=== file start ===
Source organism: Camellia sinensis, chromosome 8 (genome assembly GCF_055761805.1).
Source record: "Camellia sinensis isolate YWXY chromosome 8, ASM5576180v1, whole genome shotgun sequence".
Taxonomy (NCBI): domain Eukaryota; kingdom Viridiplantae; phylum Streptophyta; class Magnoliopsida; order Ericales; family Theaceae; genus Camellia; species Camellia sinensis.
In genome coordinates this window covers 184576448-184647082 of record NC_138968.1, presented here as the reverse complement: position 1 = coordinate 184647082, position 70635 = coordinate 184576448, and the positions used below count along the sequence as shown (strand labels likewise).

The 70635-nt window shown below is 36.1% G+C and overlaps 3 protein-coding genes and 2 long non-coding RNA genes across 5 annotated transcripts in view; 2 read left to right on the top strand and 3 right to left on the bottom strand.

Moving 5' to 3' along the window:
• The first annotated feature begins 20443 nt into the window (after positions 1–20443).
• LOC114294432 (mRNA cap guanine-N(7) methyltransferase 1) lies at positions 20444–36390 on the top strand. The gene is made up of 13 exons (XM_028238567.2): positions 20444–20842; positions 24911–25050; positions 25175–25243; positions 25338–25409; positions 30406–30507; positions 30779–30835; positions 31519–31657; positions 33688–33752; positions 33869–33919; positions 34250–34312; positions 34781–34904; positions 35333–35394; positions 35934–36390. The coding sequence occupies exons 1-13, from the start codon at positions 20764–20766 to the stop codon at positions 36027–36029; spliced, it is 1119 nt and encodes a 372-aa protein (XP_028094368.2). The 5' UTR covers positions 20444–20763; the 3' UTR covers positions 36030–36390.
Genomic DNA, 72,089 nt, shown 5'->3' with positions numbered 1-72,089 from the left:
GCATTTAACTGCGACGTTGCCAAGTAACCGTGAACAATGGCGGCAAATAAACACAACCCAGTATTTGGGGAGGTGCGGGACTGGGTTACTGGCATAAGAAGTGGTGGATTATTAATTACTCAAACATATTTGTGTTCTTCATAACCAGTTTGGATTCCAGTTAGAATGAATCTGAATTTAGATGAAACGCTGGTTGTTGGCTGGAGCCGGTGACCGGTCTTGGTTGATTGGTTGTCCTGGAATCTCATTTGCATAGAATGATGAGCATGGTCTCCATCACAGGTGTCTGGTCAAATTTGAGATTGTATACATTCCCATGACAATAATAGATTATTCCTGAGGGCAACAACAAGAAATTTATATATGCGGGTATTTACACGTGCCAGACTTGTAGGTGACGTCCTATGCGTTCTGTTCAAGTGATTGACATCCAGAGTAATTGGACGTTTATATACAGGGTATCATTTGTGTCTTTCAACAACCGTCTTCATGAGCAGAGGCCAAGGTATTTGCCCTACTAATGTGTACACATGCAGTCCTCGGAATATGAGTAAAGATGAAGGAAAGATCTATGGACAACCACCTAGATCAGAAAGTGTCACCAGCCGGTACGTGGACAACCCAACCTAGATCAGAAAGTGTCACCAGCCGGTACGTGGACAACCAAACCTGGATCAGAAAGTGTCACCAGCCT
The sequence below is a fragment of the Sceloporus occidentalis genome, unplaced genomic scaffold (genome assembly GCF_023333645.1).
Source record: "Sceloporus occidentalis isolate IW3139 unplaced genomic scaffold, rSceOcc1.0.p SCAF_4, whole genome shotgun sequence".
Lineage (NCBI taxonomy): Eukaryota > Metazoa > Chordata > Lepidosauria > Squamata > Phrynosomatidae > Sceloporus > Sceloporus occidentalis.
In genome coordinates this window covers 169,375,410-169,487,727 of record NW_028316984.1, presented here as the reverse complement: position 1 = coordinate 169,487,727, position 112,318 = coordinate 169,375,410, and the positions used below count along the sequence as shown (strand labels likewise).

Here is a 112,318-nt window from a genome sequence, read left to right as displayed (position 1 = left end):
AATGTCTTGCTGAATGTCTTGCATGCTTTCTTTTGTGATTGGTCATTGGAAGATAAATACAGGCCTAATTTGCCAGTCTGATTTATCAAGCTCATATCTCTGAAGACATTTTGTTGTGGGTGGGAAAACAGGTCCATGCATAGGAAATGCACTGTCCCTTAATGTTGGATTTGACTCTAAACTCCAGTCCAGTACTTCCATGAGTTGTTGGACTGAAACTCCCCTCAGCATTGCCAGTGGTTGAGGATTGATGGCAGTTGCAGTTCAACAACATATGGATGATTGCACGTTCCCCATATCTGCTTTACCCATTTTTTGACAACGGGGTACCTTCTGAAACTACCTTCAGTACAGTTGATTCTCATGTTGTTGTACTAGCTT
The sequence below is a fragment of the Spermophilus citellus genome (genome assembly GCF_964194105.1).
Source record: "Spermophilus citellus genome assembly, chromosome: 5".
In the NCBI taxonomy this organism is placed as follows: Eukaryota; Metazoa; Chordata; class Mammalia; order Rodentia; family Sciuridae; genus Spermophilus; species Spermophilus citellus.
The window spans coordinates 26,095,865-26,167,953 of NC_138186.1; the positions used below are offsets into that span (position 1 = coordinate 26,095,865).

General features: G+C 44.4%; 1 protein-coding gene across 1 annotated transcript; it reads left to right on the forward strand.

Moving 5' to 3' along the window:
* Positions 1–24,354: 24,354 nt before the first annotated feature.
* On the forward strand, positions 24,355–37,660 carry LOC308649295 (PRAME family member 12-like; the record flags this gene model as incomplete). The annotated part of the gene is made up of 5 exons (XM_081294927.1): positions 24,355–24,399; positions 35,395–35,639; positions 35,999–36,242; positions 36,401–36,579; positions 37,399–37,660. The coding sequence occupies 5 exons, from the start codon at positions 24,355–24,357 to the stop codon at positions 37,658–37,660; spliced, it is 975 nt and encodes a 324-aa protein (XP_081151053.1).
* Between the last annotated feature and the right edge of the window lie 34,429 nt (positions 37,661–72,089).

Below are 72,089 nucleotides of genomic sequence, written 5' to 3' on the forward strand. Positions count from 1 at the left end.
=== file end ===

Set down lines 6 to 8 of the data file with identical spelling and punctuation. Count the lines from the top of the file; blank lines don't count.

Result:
Moving 5' to 3' along the window:
• The first annotated feature begins 20443 nt into the window (after positions 1–20443).
• LOC114294432 (mRNA cap guanine-N(7) methyltransferase 1) lies at positions 20444–36390 on the top strand. The gene is made up of 13 exons (XM_028238567.2): positions 20444–20842; positions 24911–25050; positions 25175–25243; positions 25338–25409; positions 30406–30507; positions 30779–30835; positions 31519–31657; positions 33688–33752; positions 33869–33919; positions 34250–34312; positions 34781–34904; positions 35333–35394; positions 35934–36390. The coding sequence occupies exons 1-13, from the start codon at positions 20764–20766 to the stop codon at positions 36027–36029; spliced, it is 1119 nt and encodes a 372-aa protein (XP_028094368.2). The 5' UTR covers positions 20444–20763; the 3' UTR covers positions 36030–36390.